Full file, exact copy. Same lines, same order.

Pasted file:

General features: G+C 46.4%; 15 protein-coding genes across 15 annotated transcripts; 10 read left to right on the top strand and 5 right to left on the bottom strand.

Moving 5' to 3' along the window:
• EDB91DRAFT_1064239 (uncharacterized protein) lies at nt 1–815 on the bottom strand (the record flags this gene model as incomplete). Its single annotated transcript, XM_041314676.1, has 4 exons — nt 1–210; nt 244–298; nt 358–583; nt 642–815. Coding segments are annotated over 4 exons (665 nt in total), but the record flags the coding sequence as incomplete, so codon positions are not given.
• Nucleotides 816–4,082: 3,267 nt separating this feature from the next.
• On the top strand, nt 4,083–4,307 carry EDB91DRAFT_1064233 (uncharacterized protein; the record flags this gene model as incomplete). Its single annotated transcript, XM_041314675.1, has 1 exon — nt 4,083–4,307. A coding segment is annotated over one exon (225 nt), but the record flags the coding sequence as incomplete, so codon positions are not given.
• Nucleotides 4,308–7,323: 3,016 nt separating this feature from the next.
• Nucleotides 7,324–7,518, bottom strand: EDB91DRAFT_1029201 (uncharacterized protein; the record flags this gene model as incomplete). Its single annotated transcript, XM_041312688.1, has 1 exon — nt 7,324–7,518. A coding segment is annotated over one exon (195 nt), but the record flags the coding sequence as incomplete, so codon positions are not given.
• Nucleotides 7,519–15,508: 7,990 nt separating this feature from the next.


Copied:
General features: G+C 46.4%; 15 protein-coding genes across 15 annotated transcripts; 10 read left to right on the top strand and 5 right to left on the bottom strand.

Moving 5' to 3' along the window:
• EDB91DRAFT_1064239 (uncharacterized protein) lies at nt 1–815 on the bottom strand (the record flags this gene model as incomplete). Its single annotated transcript, XM_041314676.1, has 4 exons — nt 1–210; nt 244–298; nt 358–583; nt 642–815. Coding segments are annotated over 4 exons (665 nt in total), but the record flags the coding sequence as incomplete, so codon positions are not given.
• Nucleotides 816–4,082: 3,267 nt separating this feature from the next.
• On the top strand, nt 4,083–4,307 carry EDB91DRAFT_1064233 (uncharacterized protein; the record flags this gene model as incomplete). Its single annotated transcript, XM_041314675.1, has 1 exon — nt 4,083–4,307. A coding segment is annotated over one exon (225 nt), but the record flags the coding sequence as incomplete, so codon positions are not given.
• Nucleotides 4,308–7,323: 3,016 nt separating this feature from the next.
• Nucleotides 7,324–7,518, bottom strand: EDB91DRAFT_1029201 (uncharacterized protein; the record flags this gene model as incomplete). Its single annotated transcript, XM_041312688.1, has 1 exon — nt 7,324–7,518. A coding segment is annotated over one exon (195 nt), but the record flags the coding sequence as incomplete, so codon positions are not given.
• Nucleotides 7,519–15,508: 7,990 nt separating this feature from the next.